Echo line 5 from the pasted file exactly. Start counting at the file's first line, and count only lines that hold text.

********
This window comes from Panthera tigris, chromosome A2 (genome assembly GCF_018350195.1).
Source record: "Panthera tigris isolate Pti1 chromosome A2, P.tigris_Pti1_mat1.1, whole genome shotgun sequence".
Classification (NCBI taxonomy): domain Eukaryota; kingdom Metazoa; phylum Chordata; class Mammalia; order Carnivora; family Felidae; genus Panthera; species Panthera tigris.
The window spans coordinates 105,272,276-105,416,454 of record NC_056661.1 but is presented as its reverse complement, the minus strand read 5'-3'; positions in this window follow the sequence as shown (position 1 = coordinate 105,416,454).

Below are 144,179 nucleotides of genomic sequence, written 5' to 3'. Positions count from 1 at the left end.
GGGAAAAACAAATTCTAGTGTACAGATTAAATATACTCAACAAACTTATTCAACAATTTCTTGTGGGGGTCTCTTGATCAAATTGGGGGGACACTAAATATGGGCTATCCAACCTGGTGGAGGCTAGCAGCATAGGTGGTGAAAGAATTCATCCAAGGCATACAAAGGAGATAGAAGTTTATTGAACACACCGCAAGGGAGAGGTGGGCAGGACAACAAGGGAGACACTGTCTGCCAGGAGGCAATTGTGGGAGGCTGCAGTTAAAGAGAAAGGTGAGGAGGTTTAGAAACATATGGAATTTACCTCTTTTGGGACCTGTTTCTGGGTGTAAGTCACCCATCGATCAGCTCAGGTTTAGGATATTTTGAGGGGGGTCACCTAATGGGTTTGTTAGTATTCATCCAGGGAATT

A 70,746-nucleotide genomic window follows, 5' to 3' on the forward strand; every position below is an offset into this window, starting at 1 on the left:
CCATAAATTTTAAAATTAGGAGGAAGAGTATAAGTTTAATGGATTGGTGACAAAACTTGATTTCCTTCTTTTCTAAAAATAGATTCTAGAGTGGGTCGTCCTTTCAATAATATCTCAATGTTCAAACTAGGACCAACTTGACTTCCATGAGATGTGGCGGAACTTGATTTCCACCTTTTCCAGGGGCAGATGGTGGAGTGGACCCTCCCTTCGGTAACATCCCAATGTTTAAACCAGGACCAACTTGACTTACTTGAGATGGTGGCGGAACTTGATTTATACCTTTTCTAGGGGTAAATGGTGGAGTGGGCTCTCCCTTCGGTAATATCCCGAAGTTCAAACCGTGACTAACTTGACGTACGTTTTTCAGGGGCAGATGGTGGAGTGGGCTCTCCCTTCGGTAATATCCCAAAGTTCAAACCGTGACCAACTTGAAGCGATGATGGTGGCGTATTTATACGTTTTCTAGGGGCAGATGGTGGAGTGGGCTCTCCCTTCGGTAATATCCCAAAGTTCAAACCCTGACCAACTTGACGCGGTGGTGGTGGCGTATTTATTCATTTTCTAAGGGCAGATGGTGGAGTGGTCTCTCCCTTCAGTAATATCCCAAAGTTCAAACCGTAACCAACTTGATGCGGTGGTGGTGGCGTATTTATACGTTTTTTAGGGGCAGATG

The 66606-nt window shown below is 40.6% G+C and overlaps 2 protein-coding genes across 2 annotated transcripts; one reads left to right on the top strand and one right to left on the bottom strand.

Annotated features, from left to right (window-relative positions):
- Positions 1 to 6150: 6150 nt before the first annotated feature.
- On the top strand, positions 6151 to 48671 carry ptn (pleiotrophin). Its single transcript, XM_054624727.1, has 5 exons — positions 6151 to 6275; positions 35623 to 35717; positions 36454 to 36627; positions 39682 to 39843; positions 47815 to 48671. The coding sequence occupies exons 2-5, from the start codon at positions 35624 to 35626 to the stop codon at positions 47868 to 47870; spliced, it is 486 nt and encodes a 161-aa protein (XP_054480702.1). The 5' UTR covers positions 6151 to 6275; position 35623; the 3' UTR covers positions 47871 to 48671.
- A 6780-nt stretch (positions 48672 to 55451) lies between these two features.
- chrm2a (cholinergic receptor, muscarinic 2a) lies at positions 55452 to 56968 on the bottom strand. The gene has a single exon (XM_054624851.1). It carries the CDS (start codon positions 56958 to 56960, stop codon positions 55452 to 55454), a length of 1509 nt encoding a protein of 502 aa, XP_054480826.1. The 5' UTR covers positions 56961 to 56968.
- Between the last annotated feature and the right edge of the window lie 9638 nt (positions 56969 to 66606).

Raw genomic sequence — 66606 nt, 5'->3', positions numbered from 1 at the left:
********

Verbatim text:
Below are 144,179 nucleotides of genomic sequence, written 5' to 3'. Positions count from 1 at the left end.